Australia’s coal phase out could occur within 15 years – at least if you are to believe the Australian Energy Market Operator (AEMO). Few would deny that the eventual phase out was inevitable, although perhaps not this fast, especially since the war in Ukraine led to surging energy and hence coal prices. This begs the question as to what will happen to companies affected, both ASX coal stocks and power stocks that rely on coal to deliver electricity to consumers.
The coal phase out may happen sooner
It is easy to forget that the Australian phase out was previously scheduled for 2043 but was bought forward. And this is only a prediction from the AEMO in a binding report issued earlier this month, not a binding ruling. A prediction based on the view that rising maintenance costs, coal supply shortages, as well as wind and solar becoming cheaper, will all lead to this inevitability.
There are some coal plants scheduled to close even after the initial deadline, with one example being Alinta Energy’s Loy Yang B plant in Victoria which is only forecast to close in 2047. At the same time, some are closing sooner, such as the Eraring Plant in NSW’s Hunter Valley that will close in 2025. Furthermore, some plants have already closed, such as AGL’s Liddell plant that shut in April.
What will this mean for ASX stocks with an interest in coal? Let’s look at coal stocks first, then energy stocks reliant on coal.
How will coal stocks be impacted by the coal phase-out in Australia?
As long as they can diversify outside Australia, and demand from other countries hold up, coal stocks shouldn’t really be impacted. Even in a doomsday scenario, companies that specialise in multiple commodities like BHP should only see a minor impact.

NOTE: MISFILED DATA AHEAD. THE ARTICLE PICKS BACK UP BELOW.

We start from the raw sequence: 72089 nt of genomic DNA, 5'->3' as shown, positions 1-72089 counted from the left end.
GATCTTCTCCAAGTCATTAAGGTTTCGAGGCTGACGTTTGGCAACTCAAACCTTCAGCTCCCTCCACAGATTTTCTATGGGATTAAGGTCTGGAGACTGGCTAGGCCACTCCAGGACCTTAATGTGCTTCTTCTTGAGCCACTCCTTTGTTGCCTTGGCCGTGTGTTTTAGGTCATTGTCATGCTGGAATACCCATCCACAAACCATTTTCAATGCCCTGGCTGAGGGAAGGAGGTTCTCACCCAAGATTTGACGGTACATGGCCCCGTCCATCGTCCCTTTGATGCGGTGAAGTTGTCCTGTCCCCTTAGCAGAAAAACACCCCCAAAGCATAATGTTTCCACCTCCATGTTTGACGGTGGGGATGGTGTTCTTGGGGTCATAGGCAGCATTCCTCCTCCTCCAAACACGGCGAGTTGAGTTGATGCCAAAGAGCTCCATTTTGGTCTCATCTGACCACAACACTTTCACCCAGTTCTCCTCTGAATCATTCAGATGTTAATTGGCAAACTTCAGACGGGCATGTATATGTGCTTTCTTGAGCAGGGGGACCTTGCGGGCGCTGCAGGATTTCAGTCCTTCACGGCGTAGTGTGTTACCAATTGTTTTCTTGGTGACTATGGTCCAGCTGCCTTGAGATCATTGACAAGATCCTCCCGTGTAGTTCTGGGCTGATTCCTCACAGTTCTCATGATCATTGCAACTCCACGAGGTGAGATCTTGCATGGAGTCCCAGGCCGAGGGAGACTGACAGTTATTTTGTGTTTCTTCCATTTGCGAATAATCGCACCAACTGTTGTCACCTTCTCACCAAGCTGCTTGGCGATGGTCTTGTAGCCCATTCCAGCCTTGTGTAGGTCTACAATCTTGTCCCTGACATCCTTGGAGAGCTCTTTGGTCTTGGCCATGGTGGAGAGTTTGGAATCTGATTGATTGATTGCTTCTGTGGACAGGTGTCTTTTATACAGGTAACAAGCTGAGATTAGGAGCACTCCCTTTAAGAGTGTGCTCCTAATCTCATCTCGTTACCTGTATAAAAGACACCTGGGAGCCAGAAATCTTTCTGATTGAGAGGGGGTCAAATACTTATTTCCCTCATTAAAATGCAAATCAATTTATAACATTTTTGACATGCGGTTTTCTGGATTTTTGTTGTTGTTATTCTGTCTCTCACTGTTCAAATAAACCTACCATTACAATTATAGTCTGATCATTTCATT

For energy companies, the phase out will present significant challenges, especially for companies heavily reliant on it. There will need to be new investment in renewable energy sites, as well as investment in closing the coal plants down. We won’t delve into how each and every utility stock will be impacted, but we think it is fair to say some individual companies will have to pay several billions of dollars. The figure of $20bn was floated about as an argument for why Origin Energy (ASX:ORG) shouldn’t accepted a takeover offer from Brookfield and EIG. This deal was rejected, and a new way to find that money will have to be sought – and sooner rather than later.
Let’s finally address how the phase out will impact renewable energy stocks. You might think this will be great news for them. Upon closer examination, not necessarily. It is inevitable that even more investment will be needed in renewable energy plants to ensure that the energy market can cope with demand. AEMO’s report predicted that we would need 6 gigawatts a year, up 50% from the 4GW annual expansion in 2022. Presently, it is barely keeping up with the former figure due to slow approvals, rising costs and social license issues.
The phase out is coming, like it or not
However long it would take, the phase out is coming. Nothing in AEMO’s report changes that. It does mean that companies with management that previously thought they could leave it to the next generation of management may now have to deal with it themselves. Otherwise, they may not be able to retire so rich from bonuses and converted share options after all! It should also make investors think twice before chipping their hard-earned money into any of these stocks and expecting an investment that you can just hold forever without any worries.
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